Tyre pressure monitoring systems facts
- 75% of tyre blow outs are caused by under inflation
- A tyre can be up to 50% under inflated before appearing as such. (tyres naturally lose 0.2 bar pressure per month)
- Today in the UK at least 50% of cars have one tyre dangerously under inflated
- 41% of major accidents in Germany are linked with a tyre problem
- 9% of fatal accidents on French motorways are linked to tyre under inflation
Direct TPMS or Indirect TPMS
There are two types of tyre pressure monitoring systems. Direct and Indirect.
How does indirect TPMS work?
Indirect TPMS uses the ABS wheel speed sensor of the vehicle to monitor the rotation speed of the individual wheels. If a deflation of a tyre occurs the resulting decrease in tyre circumference and increase in wheel speed triggers the TPMS and advises the driver accordingly. Indirect TPMS is currently far more common than the direct sensor based alternative. However this is changing rapidly as almost all manufacturers are now adopting the direct TPMS approach on their newer vehicles.
What are the advantages of indirect TPMS?
The advantages of the ABS based system include the fact that the system uses technology and equipment that is already fitted to the vehicle. There are also no sensors fitted inside the wheel/tyre assembly which makes the tyre fitting process easier than the sensor based systems. However, as indirect TPMS measure wheel speed rather than actual tyre pressure, it can be inaccurate and also not as sensitive to a change in pressure as direct TPMS. It also requires the vehicle to be driven before it can detect a fault which can mean driving with a flat or even dangerous tyre for a period of time before you are made aware of the puncture. Also if all four wheels are equally deflated it they will all rotate at the same speed and so it will not pick up an issue.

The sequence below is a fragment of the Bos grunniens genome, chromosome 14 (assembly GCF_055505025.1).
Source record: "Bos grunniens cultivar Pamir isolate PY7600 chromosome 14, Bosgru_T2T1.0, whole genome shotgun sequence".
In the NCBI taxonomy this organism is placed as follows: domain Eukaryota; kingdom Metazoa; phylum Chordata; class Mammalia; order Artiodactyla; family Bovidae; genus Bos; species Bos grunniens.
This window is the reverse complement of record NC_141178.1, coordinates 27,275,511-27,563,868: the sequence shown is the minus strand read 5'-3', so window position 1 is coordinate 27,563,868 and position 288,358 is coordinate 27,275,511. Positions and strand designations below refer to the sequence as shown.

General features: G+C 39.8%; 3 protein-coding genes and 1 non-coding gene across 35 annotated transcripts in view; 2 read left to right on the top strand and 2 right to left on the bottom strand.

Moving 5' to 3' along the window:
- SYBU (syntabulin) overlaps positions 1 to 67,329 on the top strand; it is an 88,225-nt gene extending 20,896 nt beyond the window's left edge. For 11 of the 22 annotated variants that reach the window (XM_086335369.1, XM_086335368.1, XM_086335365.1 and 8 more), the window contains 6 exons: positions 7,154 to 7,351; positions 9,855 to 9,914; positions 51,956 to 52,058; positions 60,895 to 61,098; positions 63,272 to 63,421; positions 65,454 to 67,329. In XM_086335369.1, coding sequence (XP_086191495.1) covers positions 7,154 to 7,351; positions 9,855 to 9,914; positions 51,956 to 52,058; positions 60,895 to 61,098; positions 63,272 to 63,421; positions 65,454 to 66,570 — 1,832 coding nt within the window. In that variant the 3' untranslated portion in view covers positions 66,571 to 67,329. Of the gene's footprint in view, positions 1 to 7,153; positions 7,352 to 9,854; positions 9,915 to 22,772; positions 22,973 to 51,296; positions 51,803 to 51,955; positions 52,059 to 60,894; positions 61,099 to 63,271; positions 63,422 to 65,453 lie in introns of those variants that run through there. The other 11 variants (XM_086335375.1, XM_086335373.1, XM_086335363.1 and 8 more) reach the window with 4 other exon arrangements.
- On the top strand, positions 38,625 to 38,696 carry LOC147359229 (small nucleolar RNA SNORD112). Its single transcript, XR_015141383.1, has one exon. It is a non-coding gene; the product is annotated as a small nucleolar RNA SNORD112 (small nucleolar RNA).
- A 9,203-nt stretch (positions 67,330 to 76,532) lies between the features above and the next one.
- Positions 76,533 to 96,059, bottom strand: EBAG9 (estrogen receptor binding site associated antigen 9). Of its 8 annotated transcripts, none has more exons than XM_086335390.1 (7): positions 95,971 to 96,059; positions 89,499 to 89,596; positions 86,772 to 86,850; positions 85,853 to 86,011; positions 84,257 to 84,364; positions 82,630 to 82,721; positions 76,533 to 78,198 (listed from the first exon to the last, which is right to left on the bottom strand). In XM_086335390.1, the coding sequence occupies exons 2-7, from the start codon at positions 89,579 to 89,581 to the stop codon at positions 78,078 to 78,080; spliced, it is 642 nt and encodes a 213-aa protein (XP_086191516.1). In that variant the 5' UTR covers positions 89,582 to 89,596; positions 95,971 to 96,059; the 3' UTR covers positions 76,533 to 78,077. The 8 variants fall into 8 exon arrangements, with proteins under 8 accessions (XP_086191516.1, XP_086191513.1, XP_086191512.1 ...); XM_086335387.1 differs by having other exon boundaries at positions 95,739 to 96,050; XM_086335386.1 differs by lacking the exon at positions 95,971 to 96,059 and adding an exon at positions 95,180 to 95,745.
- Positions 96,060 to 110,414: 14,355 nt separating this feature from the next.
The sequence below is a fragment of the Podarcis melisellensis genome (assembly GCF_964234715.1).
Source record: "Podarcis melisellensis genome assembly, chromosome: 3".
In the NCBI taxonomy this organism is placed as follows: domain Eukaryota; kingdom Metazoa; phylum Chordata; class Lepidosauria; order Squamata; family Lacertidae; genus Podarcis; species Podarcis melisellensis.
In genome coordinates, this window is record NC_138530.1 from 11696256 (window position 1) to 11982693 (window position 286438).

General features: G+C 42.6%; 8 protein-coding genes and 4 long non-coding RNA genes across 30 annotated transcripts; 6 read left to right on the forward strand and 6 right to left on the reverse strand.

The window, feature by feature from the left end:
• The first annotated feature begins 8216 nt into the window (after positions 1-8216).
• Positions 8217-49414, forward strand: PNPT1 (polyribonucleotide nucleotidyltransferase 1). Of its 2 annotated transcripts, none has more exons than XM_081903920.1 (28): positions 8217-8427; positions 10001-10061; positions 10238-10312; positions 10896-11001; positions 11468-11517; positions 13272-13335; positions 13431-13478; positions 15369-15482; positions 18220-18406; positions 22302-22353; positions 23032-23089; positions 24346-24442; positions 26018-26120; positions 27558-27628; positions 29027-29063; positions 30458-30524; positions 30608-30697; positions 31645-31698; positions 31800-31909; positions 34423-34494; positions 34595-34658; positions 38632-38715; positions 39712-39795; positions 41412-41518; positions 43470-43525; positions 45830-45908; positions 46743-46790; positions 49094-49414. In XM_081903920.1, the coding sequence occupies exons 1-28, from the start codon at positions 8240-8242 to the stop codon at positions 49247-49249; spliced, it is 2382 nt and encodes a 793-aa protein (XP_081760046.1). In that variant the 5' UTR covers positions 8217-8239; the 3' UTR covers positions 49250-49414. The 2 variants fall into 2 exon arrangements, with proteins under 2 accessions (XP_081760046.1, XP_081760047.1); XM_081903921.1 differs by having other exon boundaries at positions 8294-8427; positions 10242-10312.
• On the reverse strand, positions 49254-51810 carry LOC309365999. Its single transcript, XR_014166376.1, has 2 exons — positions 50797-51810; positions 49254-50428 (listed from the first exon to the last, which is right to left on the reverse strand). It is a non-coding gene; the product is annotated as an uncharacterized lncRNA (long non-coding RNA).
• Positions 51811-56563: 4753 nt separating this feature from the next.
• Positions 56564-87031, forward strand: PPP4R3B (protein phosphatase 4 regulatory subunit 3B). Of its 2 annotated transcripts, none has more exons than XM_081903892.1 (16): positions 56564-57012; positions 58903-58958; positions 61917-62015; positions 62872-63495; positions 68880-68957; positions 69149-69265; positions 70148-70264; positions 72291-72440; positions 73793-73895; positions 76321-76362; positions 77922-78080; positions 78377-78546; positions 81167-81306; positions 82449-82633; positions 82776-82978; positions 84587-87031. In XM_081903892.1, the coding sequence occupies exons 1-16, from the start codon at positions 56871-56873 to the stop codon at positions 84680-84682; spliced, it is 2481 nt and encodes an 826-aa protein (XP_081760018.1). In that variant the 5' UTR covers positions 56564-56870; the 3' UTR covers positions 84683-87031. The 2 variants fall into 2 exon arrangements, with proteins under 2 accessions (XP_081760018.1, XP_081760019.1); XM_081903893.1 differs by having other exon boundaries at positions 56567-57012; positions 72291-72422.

How does direct TPMS work?
Direct or sensor based TPMS has a pressure monitoring sensor fixed inside the wheel and tyre assembly. This is usually attached to the back of the valve and constantly monitors the internal pressure and temperature of the air inside tyre. This information is relayed to a receiving unit on the vehicle body which is connected to a processing unit in the electronics system of the vehicle. This alerts the driver to a loss in tyre pressure.
What are the advantages of direct TPMS?
The advantages of direct TPMS include accurate monitoring of the actual pressure inside the tyre and an immediate warning of a tyre deflation without needing to drive the car before a warning flags up. By alerting you to a problem with your tyres quickly it can prevent unnecessary damage to the tyre sidewalls. However, it a more complex system than indirect TPMS and it can be more difficult to fit the tyre due to the possibility of damage to the sensor if extra care is not taken. etyres are experts in direct TPMS sensor valve replacement as explained at the top of this page.
Why do sensors need to be replaced
The sensors have batteries with a lifespan of 5-7 years or 100,000 miles. The batteries are not replaceable and so when your battery fails you need to have a new sensor fitted. When the sensors detects a low pressure it transmits more often so a car that has been driven for a long period of time on low tyre may need the sensor replacing sooner.
The valves on sensor are also prone to corrosion if left un-serviced and this can also require a replacement sensor valve in some cases. A major cause of sensor failure is corrosion to the valve stem caused by use of a brass valve core inside an aluminium stem. This causes galvanic corrosion and is a major killer of TPMS valves. etyres only fit nickel plated valve cores to prevent this from happening. For a small addition cost etyres will fit a TPMS service kit to prolong the life of your TPMS sensors.